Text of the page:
Learning the Basics.

For any coder with a little experience this will look funny as hell and a total no-brainer, but for me it is a learning process, a step-by-step discovery of an area which seemed impossible to get a full grip on, it remained nebulous and a mystery and only with copy/paste and some trial & error and dabbling around would I make code work, but now I am finally learning some of the fundamentals which allows me to truly think – versus going with luck – in the area.

This includes such tidbits as of what belongs in general into the () of a small line of code, like stop(); and why sometimes is there stuff in there and then again not and how do I know when to put something into it versus it’s not needed?

Another thing is something simple as the following: you have 2 text boxes, one is called myInput and the other myOutput (yes, 2 variables). The myInput is set as an input text field – in Flash – and the other as a dynamic text field. Now, add a button (called enter_btn) and only when this button gets clicked does the output field show the text written in the input field. Easy pie. Right. So the Action Script simply looks like this :

enter_btn.onRelease = function () {
myOutput = myInput;

This is simple. Of course. And of course the next thought I have is why not do it the other way around, myInput = myOutput; so I try it out and now it no longer works, no longer the text gets put out, but just a plain blank into the input AND the output field. Interesting. At first this has me truly baffled – and this is where every experienced coder will chuckle, yes, yes – but then it finally dawned on me what actually happens:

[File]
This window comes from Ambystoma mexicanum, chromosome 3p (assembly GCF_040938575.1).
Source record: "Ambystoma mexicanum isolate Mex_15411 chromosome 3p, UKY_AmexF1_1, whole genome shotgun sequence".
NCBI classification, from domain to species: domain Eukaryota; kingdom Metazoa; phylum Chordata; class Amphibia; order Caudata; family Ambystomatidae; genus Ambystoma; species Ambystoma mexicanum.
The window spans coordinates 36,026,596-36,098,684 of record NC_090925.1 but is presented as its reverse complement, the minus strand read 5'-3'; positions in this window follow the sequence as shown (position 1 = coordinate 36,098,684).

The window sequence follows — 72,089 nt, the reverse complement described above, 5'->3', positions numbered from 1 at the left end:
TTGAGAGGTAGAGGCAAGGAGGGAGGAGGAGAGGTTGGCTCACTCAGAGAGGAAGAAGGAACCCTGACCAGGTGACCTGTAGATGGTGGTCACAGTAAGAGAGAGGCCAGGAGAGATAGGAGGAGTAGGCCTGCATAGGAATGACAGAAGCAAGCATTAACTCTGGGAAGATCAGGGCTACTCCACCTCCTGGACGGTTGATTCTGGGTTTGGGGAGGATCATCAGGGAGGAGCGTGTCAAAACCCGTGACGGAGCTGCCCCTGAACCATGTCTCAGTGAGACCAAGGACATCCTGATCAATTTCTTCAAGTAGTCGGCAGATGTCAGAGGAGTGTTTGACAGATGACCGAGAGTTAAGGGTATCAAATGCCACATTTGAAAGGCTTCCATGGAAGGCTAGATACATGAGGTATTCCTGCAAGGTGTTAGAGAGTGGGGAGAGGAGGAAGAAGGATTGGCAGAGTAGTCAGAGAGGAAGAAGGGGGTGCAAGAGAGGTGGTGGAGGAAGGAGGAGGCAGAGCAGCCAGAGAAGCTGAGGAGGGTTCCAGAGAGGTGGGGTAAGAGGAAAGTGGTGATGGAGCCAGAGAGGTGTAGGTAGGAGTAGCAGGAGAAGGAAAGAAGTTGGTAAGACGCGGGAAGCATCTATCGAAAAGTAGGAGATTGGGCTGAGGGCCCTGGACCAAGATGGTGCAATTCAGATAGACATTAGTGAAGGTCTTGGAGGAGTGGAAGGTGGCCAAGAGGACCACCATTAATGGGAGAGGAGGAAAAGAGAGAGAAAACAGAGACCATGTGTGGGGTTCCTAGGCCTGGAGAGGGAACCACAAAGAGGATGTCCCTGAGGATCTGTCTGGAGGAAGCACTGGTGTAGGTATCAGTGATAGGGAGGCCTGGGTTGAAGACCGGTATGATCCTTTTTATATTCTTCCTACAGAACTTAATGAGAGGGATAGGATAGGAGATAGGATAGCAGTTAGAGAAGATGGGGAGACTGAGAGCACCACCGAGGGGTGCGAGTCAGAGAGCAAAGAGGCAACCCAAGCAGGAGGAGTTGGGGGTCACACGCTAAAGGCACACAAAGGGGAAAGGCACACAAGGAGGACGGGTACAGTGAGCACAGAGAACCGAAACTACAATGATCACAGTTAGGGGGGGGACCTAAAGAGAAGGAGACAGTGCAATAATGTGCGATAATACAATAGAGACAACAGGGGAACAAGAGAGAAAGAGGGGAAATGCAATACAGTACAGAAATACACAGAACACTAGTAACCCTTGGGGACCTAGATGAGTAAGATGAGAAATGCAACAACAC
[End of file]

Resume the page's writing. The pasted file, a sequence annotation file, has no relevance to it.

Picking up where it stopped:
You assign new value to the thing which is empty and after the user has typed something, the input field and it’s corresponding variable contain data but there is nothing (yet) in the output field, thus you have to assign to the output field… and the other way around doesn’t work, because then you would assign empty (myOutput) to existing (myInput).

For that reason myInput = myOutput would set the existing data in myInput to the currently empty myOutput and you would end-up with no value, as the = sign does not express “equal” (that woud be ==).

What that line of code basically states is which variable and value (variable to the right of the = symbol) is assigned to which variable (left of the = symbol) and not the other way around, thus, myInput gets assigned to myOutput or differently stated: myOutput gets myInput assigned.

Right gets assigned TO left. Left gets right assigned.

myMovie = play();

It’s just a tiny little thing, but suddenly truly grasping and (visually and conceptually) UNDERSTANDING what is going on gives a nice feeling of achievement and that maybe one day I WILL be able to truly write my own code without the need of constantly be guided and having my hand held via already existing code.

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